A lot of effort has to be put in increasing awareness about HIV prevention from a tender age so that children grow up with facts and effective ways of preventing HIV infections. Most of the information is provided to people when they are already grown up which may come in late after people have been infected. Every parent, teacher, sibling and friend has a responsibility to teach a child about HIV when they are still young. (Image credit to
The HIV free generation starts WITH YOU.

Sunday, 22 February 2015


Ian is a smart young man, around 16 years of age with a bright future ahead of him. He joins this school that has always been on his mind. The fact that he was admitted on merit justifies the famous quote that “dreams come true.” All is going well until this boy picks on him, the reason for doing so is simply because he is new in the school, this happens every time Ian meets this bully on the school compound. A concerned friend approaches him with a solution, he tells him about the value of taking drugs in the school and how it can easily lift up his status. Ian is skeptical, but he is convinced that all bullies will not bug him anymore but rather respect him as a “real man.” Ian finally decides to try out a “blunt” (marijuana), the euphoric experience he gets is so thrilling that he tries it again on the second day. This continues on for several weeks until teachers start complaining about his rebelliousness and consistent absence in class, this does not bother Ian in at all. Eventually the school expels Ian after attempting to fight a teacher during communal work.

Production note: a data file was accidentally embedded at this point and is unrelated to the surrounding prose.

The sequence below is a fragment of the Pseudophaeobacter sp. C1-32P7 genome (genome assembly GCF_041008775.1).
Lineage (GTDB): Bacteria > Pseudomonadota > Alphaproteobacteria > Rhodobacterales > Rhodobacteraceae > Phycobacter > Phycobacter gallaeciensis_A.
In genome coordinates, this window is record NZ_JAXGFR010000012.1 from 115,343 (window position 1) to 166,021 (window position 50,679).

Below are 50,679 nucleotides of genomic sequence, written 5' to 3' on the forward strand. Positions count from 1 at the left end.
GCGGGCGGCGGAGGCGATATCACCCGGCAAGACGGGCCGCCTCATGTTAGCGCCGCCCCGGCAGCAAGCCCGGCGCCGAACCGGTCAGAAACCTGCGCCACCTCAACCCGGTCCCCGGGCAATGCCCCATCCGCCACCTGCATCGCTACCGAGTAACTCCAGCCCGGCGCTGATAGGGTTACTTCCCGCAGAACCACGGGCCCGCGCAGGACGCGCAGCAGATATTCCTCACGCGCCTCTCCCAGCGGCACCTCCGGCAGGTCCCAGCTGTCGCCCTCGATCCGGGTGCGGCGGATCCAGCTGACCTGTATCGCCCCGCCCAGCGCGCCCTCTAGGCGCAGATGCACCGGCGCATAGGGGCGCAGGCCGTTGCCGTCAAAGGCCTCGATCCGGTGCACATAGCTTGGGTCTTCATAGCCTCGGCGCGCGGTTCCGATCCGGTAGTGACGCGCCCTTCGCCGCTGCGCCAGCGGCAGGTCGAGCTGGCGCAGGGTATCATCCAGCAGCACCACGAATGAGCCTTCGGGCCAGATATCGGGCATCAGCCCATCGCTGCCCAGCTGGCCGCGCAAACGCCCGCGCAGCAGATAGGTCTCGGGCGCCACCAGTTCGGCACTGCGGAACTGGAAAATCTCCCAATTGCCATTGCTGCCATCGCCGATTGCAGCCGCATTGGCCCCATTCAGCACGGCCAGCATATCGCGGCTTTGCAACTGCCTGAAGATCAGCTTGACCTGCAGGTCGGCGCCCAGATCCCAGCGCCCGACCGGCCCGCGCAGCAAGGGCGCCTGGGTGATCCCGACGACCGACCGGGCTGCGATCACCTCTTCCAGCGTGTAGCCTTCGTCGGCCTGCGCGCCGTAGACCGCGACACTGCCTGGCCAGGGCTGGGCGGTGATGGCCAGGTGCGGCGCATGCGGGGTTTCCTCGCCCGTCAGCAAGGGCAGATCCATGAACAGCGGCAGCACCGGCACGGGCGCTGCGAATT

This is the story of many young people out there, drugs are never in their plans but simply become an escape route for a number of the challenges young people face today. Youth occasionally think of using drugs as a means of evading stressing factors like heart breaks, poor academic performance but some believe drugs boost confidence. This is considered a solution but unfortunately it does not really solve anything but one thing is for sure, it creates another problem on top of the current distresses.

A number of young people have not been groomed to value themselves, they have a very low self-esteem. This puts them in a position where they cannot have a personal stand when it comes to discussions that involve a number of people. They will not feel secure standing for what they believe in and so get easily influenced into taking drugs by peers who may consider “drugging” a pivotal role of every member in the clique.

Some young stars try out drugs to improve their performance in sports encounters, most especially the type that requires extreme physical performance and are very competitive. Drugs become a short cut for some youth who wish to perform better than all their opponents but do not believe they can do it all on their own. Some take drugs out of curiosity, this is usually driven by the persuasive myths about the beauty of using drugs that are usually carried around by people who wish to get market for their “product.”   

Many youth use drugs because of the numerous media contents portraying drugs as a “posh” thing to use. Several artists continue to make songs beautifying the use of drugs as cool thing with many videos being produced that have influential characters using drugs in a very jolly environment. This directly encourages young people to try out drugs as a means of finding identity and seeking fame.